The CSO figures refer to gross savings which are defined as that fraction of gross disposable income not spent, so it does not equate directly with a flow of money into savings products. The use of income to repay debt, for example, would class as saving on that definition, and we know from other sources that households have in fact been deleveraging for some time. The decision to save is also likely to be influenced by a host of other factors including interest rates, changes in the tax system, inflation and the state of the economy, with high and rising unemployment often seen as a catalyst for higher savings as households react to uncertainty. Similarly, an improvement in the economic climate and a decline in unemployment is viewed by forecasters as likely to precipitate a fall in the savings ratio and hence generate a rise in consumer spending above that indicated by the change in disposable income.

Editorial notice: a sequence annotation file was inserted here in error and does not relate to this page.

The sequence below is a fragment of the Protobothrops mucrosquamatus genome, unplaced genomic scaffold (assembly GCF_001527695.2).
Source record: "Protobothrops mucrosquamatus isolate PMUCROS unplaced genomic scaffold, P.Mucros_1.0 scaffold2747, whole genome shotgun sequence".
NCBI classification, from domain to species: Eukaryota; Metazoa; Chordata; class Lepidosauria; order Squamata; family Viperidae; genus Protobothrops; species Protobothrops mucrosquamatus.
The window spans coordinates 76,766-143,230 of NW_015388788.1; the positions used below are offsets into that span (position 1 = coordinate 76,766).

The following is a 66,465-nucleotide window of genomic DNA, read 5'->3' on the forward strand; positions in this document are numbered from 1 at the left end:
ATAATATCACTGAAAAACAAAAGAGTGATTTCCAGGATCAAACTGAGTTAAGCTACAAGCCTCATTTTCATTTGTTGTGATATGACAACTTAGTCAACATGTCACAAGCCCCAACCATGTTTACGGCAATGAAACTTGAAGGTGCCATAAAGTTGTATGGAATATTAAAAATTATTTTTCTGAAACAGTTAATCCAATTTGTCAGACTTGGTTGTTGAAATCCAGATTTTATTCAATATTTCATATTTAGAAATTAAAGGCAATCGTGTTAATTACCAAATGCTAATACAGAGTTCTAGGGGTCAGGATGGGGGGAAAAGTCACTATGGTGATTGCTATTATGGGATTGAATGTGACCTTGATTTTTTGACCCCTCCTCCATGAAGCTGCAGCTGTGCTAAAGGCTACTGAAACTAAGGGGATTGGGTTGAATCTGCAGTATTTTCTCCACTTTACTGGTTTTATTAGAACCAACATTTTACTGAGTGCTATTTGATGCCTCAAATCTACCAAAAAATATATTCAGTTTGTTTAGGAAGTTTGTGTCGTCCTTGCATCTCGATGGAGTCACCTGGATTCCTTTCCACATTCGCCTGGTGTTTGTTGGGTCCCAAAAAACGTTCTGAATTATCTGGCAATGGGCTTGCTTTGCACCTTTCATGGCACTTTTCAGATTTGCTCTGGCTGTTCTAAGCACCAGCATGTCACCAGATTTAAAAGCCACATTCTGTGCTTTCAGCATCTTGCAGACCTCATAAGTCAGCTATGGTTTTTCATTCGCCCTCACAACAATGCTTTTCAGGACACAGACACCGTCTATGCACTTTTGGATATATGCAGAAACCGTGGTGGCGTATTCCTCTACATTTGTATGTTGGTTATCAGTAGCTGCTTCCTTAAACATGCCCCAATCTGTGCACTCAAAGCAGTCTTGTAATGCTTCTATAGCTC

Gross savings fell in Ireland  at the peak of the boom, declining to under €6bn in 2007, but rose sharply over the following two years following the onset of the economic and financial crisis, exceeding €15bn by 2009. Savings in that year amounted to over 16% of disposable income (against a ratio of only 6% a few year earlier) but  the ratio declined steadily from there and fell back into single figures last year, at 9.4%.

The actual amount saved annually has also fallen steadily, to just over €8bn last year, but Irish households have also seen a significant decline in disposable income , which fell again marginally in 2013 to under €87bn from a peak of €102bn in 2008. Consumer spending has also fallen since the peak of the boom and the decline is therefore not driven by a rise in household saving- the weakness in consumption over recent years clearly reflects pressure on household incomes rather than any surge in precautionary savings. Indeed, the  fall in the savings ratio can be seen as households seeking to contain the fall in consumption by dipping in to savings.The savings ratio is still higher than it was prior to the crash, it must be said,  but is probably not the font for additional spending envisaged by many forecasters, including the IMF. The scale of data revisions also cautions against hanging any projection for an upturn in consumption on a change in the ratio.